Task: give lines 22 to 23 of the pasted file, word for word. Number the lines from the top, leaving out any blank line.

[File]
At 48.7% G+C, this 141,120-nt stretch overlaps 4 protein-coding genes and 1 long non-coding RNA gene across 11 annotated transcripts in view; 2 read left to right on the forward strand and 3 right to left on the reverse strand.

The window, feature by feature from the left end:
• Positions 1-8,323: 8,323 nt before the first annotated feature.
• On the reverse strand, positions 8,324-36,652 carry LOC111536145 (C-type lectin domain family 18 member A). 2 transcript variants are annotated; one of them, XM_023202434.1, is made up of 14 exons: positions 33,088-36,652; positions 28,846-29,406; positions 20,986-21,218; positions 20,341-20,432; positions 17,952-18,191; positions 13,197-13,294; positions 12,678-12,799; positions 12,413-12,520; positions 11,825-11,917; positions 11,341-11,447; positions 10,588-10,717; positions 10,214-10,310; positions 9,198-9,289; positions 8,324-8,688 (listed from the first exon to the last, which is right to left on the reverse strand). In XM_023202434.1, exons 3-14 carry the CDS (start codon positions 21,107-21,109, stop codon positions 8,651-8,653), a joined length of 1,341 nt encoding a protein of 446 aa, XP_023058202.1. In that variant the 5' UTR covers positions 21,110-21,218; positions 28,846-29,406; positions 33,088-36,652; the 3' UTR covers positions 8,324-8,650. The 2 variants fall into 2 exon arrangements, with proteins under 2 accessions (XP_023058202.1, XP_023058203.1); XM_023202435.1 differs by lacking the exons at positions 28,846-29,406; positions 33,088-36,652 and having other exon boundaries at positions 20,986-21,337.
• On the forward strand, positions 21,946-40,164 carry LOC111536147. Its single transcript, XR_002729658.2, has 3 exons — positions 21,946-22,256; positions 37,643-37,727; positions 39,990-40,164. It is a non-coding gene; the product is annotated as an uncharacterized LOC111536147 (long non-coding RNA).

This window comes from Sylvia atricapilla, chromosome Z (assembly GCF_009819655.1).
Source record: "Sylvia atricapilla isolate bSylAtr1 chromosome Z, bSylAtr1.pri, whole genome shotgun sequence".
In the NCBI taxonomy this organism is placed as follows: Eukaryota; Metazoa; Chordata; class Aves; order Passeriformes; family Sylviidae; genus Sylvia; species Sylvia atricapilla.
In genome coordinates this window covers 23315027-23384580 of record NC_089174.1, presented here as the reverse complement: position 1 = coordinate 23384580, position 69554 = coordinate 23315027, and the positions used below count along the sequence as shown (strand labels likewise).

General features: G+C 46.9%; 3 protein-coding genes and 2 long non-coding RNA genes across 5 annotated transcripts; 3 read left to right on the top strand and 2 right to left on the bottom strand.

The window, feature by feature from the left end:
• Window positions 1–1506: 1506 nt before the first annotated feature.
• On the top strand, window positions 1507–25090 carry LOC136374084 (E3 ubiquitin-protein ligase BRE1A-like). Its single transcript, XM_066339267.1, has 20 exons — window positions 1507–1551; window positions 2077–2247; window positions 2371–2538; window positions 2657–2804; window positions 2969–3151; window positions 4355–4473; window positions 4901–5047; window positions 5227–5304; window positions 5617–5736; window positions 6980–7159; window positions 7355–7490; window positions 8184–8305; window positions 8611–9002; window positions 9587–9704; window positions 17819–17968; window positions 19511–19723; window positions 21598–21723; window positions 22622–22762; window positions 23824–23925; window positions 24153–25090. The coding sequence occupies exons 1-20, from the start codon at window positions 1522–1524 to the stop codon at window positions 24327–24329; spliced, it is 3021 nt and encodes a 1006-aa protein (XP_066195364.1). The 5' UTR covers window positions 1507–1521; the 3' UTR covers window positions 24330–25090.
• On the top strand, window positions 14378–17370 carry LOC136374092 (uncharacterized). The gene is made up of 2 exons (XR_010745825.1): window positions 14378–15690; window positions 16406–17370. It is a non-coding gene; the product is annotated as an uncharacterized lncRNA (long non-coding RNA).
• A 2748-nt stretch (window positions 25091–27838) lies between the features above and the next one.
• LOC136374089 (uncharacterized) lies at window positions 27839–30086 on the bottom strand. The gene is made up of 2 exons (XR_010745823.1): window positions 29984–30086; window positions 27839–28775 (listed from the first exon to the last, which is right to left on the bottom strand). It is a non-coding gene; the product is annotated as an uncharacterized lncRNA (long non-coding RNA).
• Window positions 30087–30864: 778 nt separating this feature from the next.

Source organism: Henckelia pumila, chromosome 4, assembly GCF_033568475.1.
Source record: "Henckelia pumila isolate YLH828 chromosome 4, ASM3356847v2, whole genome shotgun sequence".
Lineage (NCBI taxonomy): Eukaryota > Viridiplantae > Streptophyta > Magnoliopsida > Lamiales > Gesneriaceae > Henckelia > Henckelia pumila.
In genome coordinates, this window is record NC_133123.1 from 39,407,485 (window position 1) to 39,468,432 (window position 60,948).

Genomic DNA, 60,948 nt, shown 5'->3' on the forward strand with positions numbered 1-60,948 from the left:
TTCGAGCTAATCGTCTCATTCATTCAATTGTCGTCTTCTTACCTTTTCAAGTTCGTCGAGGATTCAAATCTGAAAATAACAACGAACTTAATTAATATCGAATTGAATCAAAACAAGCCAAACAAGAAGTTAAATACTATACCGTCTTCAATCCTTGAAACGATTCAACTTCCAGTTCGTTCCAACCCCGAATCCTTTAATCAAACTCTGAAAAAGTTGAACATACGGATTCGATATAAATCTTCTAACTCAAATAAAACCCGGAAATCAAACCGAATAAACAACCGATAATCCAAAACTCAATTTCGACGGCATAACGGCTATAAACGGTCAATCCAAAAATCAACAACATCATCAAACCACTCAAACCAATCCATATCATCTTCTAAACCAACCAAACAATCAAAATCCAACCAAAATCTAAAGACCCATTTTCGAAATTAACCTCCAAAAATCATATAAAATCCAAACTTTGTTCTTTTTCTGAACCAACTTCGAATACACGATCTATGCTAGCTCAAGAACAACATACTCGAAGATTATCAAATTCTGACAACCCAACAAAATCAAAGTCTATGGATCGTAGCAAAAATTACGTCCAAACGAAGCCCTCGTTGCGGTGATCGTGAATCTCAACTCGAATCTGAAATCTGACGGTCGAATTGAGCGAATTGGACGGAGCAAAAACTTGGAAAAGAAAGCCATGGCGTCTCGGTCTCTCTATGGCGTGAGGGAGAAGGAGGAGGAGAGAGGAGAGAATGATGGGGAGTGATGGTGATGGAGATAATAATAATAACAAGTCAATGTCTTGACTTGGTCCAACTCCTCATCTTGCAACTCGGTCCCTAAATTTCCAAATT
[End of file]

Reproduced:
Genomic DNA, 60,948 nt, shown 5'->3' on the forward strand with positions numbered 1-60,948 from the left:
TTCGAGCTAATCGTCTCATTCATTCAATTGTCGTCTTCTTACCTTTTCAAGTTCGTCGAGGATTCAAATCTGAAAATAACAACGAACTTAATTAATATCGAATTGAATCAAAACAAGCCAAACAAGAAGTTAAATACTATACCGTCTTCAATCCTTGAAACGATTCAACTTCCAGTTCGTTCCAACCCCGAATCCTTTAATCAAACTCTGAAAAAGTTGAACATACGGATTCGATATAAATCTTCTAACTCAAATAAAACCCGGAAATCAAACCGAATAAACAACCGATAATCCAAAACTCAATTTCGACGGCATAACGGCTATAAACGGTCAATCCAAAAATCAACAACATCATCAAACCACTCAAACCAATCCATATCATCTTCTAAACCAACCAAACAATCAAAATCCAACCAAAATCTAAAGACCCATTTTCGAAATTAACCTCCAAAAATCATATAAAATCCAAACTTTGTTCTTTTTCTGAACCAACTTCGAATACACGATCTATGCTAGCTCAAGAACAACATACTCGAAGATTATCAAATTCTGACAACCCAACAAAATCAAAGTCTATGGATCGTAGCAAAAATTACGTCCAAACGAAGCCCTCGTTGCGGTGATCGTGAATCTCAACTCGAATCTGAAATCTGACGGTCGAATTGAGCGAATTGGACGGAGCAAAAACTTGGAAAAGAAAGCCATGGCGTCTCGGTCTCTCTATGGCGTGAGGGAGAAGGAGGAGGAGAGAGGAGAGAATGATGGGGAGTGATGGTGATGGAGATAATAATAATAACAAGTCAATGTCTTGACTTGGTCCAACTCCTCATCTTGCAACTCGGTCCCTAAATTTCCAAATT